Display Settings:

Format

Send to:

Choose Destination
See comment in PubMed Commons below
Front Microbiol. 2012 Nov 9;3:389. doi: 10.3389/fmicb.2012.00389. eCollection 2012.

Clinical pathophysiology of human T-lymphotropic virus-type 1-associated myelopathy/tropical spastic paraparesis.

Author information

  • 1Department of Rare Diseases Research, Institute of Medical Science, St. Marianna University School of Medicine Kawasaki, Japan.

Abstract

Human T-lymphotropic virus type 1 (HTLV-1), a human retrovirus, is the causative agent of a progressive neurological disease termed HTLV-1-associated myelopathy/tropical spastic paraparesis (HAM/TSP). HAM/TSP is a chronic inflammatory disease of the central nervous system and is characterized by unremitting myelopathic symptoms such as spastic paraparesis, lower limb sensory disturbance, and bladder/bowel dysfunction. Approximately 0.25-3.8% of HTLV-1-infected individuals develop HAM/TSP, which is more common in women than in men. Since the discovery of HAM/TSP, significant advances have been made with respect to elucidating the virological, molecular, and immunopathological mechanisms underlying this disease. These findings suggest that spinal cord invasion by HTLV-1-infected T cells triggers a strong virus-specific immune response and increases proinflammatory cytokine and chemokine production, leading to chronic lymphocytic inflammation and tissue damage in spinal cord lesions. However, little progress has been made in the development of an optimal treatment for HAM/TSP, more specifically in the identification of biomarkers for predicting disease progression and of molecular targets for novel therapeutic strategies targeting the underlying pathological mechanisms. This review summarizes current clinical and pathophysiological knowledge on HAM/TSP and discusses future focus areas for research on this disease.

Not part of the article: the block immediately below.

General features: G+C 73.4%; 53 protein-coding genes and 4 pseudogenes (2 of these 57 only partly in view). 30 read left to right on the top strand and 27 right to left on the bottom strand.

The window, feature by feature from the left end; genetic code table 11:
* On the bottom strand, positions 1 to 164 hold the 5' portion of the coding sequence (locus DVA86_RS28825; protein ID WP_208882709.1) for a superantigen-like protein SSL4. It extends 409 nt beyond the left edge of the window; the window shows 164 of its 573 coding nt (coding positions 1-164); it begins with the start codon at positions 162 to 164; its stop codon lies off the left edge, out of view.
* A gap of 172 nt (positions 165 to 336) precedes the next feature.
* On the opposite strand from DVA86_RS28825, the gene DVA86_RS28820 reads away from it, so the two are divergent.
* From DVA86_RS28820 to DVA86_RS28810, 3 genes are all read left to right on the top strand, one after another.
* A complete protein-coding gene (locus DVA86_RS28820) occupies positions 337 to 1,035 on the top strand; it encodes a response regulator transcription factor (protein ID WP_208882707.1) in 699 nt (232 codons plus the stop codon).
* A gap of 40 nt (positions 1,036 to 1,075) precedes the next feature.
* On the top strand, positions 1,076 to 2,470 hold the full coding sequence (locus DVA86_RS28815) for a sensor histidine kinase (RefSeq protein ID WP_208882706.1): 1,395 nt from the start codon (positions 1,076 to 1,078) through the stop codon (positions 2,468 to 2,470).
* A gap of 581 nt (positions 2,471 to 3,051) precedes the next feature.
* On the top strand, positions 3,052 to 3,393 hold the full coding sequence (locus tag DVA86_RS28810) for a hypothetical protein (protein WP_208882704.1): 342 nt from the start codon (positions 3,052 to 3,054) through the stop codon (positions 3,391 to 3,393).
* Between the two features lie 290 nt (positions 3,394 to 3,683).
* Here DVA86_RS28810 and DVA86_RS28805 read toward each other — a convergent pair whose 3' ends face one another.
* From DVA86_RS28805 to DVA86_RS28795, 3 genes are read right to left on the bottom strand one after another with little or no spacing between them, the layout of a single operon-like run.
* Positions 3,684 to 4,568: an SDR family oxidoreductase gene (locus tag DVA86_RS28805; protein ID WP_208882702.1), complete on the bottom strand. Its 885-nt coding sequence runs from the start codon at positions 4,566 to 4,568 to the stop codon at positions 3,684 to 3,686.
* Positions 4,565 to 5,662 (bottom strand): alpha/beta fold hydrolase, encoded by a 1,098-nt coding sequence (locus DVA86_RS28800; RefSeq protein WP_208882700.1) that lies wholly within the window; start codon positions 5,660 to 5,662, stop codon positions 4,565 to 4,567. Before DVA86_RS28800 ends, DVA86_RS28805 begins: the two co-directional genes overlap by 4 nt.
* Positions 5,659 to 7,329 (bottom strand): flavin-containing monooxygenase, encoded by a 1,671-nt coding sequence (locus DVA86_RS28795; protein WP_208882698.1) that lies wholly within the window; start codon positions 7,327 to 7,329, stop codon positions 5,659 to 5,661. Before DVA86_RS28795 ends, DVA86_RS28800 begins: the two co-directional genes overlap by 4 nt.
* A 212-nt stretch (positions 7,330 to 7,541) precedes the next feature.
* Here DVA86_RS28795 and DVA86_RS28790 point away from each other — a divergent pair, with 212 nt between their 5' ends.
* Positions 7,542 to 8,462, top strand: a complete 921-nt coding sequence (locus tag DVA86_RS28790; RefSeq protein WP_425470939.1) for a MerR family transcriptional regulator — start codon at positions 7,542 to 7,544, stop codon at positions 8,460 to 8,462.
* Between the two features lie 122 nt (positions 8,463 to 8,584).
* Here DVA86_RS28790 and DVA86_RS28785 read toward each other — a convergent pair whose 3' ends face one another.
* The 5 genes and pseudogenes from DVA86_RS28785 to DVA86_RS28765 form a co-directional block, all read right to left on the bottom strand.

KEYWORDS:

HAM/TSP; HTLV-1; diagnosis; epidemiology; pathogenesis; prognosis; retrovirus; treatment

PMID:
23162542
[PubMed]
PMCID:
PMC3494083
Free PMC Article
PubMed Commons home

PubMed Commons

0 comments
How to join PubMed Commons

    Supplemental Content

    Icon for Frontiers Media SA Icon for PubMed Central
    Loading ...
    Write to the Help Desk